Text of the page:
Ricciardo officially reaches 10 years in Formula 1
July 10 2021 marks a decade of Daniel Ricciardo’s involvement in Formula 1, after making his debut for HRT at the 2011 British Grand Prix.
The fresh-faced Australian was parachuted into the back-marking team in place of Narain Karthikeyan at a week’s notice, as the Red Bull junior took his first steps in a Formula 1 car.
Seven wins, 31 podiums and almost 200 races later, the 32-year-old has plenty of experience under his belt in F1 – and he revealed he would tell his younger self to have spent more time trying to take things more steadily in his first outings.
“I remember my first race at Silverstone, I was trying to do too much,” Ricciardo said in a previous interview with Speedcafe.com (via Motorsport.com). “In my defence, I was sent to the lion’s den: I was only told a week before that I was going to race. I exhausted myself trying to do too much.
“It wasn’t the perfect preparation. There are only 24 hours in a day and I was trying to cram as much information as possible into a short time.
“I was trying to be a hero, when the key was really just to lay the foundations.”
#OnThisDay 10 years ago 📆
A young Honey Badger graced our screens for the very first time 🤩
And since, we've loved every moment @danielricciardo 👊 Congratulations on 🔟 years in F1! #BritishGP 🇬🇧 #F1 pic.twitter.com/pku820cPv7
— Formula 1 (@F1) July 10, 2021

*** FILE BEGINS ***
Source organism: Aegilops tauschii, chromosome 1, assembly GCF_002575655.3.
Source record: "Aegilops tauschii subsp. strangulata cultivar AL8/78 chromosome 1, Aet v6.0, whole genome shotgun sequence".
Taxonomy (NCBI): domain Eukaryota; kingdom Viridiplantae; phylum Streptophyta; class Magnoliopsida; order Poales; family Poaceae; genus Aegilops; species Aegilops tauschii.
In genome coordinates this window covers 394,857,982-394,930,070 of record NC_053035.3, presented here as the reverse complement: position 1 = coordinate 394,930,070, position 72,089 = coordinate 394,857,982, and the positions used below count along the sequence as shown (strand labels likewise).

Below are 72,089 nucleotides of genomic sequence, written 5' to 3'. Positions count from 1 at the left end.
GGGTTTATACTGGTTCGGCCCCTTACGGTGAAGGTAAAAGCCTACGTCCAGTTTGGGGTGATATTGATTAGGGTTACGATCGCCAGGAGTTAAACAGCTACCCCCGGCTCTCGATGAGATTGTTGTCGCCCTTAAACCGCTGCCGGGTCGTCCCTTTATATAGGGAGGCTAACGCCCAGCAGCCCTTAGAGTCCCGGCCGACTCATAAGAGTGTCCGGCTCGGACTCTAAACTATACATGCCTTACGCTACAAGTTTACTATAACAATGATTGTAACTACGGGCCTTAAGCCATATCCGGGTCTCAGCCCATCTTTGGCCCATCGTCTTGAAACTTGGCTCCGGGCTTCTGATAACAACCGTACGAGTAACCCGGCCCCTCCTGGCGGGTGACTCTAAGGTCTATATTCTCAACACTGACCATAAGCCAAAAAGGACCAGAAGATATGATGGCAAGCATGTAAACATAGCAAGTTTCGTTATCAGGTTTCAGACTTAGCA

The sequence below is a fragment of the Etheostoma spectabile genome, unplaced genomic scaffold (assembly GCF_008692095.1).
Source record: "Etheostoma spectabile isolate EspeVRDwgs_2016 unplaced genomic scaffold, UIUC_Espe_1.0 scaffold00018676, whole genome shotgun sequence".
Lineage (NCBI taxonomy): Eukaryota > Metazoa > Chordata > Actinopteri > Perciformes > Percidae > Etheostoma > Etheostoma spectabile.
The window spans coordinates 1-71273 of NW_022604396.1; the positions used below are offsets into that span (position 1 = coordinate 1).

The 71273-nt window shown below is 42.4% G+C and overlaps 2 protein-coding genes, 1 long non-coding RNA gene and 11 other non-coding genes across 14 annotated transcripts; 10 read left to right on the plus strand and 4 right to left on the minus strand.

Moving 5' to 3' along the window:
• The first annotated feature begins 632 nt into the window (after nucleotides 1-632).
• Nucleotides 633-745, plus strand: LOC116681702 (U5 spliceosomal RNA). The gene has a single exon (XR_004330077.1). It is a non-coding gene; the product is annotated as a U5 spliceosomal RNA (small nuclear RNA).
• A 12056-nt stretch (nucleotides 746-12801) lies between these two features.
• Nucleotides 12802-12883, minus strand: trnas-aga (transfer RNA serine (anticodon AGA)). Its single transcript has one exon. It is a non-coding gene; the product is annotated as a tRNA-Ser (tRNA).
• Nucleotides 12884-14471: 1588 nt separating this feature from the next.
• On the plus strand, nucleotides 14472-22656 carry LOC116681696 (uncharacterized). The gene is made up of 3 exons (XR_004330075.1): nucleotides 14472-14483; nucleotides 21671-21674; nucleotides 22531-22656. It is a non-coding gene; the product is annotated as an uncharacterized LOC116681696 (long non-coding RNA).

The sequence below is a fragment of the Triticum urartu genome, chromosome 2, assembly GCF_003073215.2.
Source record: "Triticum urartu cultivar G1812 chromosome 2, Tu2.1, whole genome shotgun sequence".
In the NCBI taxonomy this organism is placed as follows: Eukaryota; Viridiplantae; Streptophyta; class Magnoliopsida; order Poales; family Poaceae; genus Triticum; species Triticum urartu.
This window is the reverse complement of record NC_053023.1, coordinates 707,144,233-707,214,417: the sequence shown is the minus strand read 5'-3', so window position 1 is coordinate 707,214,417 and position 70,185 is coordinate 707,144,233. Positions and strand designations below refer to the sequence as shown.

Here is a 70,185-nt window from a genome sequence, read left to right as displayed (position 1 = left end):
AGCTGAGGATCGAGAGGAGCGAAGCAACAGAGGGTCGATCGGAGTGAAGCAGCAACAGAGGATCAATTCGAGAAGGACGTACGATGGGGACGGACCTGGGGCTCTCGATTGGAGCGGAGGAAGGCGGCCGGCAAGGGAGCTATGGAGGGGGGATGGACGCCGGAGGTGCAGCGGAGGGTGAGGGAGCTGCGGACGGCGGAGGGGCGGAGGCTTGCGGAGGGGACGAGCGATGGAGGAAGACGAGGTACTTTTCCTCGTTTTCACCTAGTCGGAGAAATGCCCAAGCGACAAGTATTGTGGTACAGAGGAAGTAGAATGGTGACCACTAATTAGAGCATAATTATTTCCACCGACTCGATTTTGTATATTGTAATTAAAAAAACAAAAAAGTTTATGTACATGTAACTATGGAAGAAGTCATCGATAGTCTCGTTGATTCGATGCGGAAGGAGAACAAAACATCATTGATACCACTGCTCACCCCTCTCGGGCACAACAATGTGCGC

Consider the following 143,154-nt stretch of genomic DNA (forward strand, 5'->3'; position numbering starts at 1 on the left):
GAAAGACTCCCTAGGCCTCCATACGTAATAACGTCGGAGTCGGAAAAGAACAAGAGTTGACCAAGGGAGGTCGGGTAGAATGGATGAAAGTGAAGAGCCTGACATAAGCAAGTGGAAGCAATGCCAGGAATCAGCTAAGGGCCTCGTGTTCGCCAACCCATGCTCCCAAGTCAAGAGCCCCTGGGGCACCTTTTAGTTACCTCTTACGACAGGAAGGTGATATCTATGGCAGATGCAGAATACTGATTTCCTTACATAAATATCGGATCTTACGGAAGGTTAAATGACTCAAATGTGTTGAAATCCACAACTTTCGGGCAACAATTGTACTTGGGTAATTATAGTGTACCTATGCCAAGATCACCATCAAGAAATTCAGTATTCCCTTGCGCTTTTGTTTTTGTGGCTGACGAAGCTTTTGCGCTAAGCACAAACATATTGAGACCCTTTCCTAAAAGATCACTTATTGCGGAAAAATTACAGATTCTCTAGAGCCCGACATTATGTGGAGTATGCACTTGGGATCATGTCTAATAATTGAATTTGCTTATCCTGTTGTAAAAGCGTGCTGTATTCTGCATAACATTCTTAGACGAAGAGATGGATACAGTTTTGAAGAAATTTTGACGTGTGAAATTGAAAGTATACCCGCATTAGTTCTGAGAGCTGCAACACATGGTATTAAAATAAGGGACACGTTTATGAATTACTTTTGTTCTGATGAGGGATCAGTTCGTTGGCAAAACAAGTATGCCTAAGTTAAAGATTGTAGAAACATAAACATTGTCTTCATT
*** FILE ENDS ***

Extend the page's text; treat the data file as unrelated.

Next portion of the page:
View the latest Daniel Ricciardo merchandise on the official Formula 1 store
It was a meteoric rise to Formula 1 in a relatively short space of time for Ricciardo, who had just missed out on the Formula Renault 3.5 title by two points in his first full season in the series, after quickly jumping through Formula Renault and F3.
With the speed of his jump to F1, he admitted that he hadn’t quite got his head around what that would entail when he arrived.
“I’d been watching F1 since I was a kid and when I finally got there, mentally I wasn’t prepared,” the Australian said.
“You set your sights on F1, you put it on a bit of a pedestal, but then you’re on the grid alongside drivers like Michael Schumacher and Fernando Alonso, who I saw wheel-to-wheel when I was younger, and suddenly you have to fight against them.”
“I would really tell the rookie I was to relax – everyone started at a similar level in karting and had similar feelings in your place.
“Then I would tell him to try and have as much fun as possible, not to stress too much. For my third race I had gained confidence and was starting to think I belonged in F1, but in those first two races I felt caught out.”
He since developed and kicked on to seats in Toro Rosso and Red Bull, before a stint at Renault and now with McLaren. While he and the team have admitted they are disappointed with how the season has gone so far, there is still plenty of time for him to turn things around as he edges towards 200 race starts in F1.
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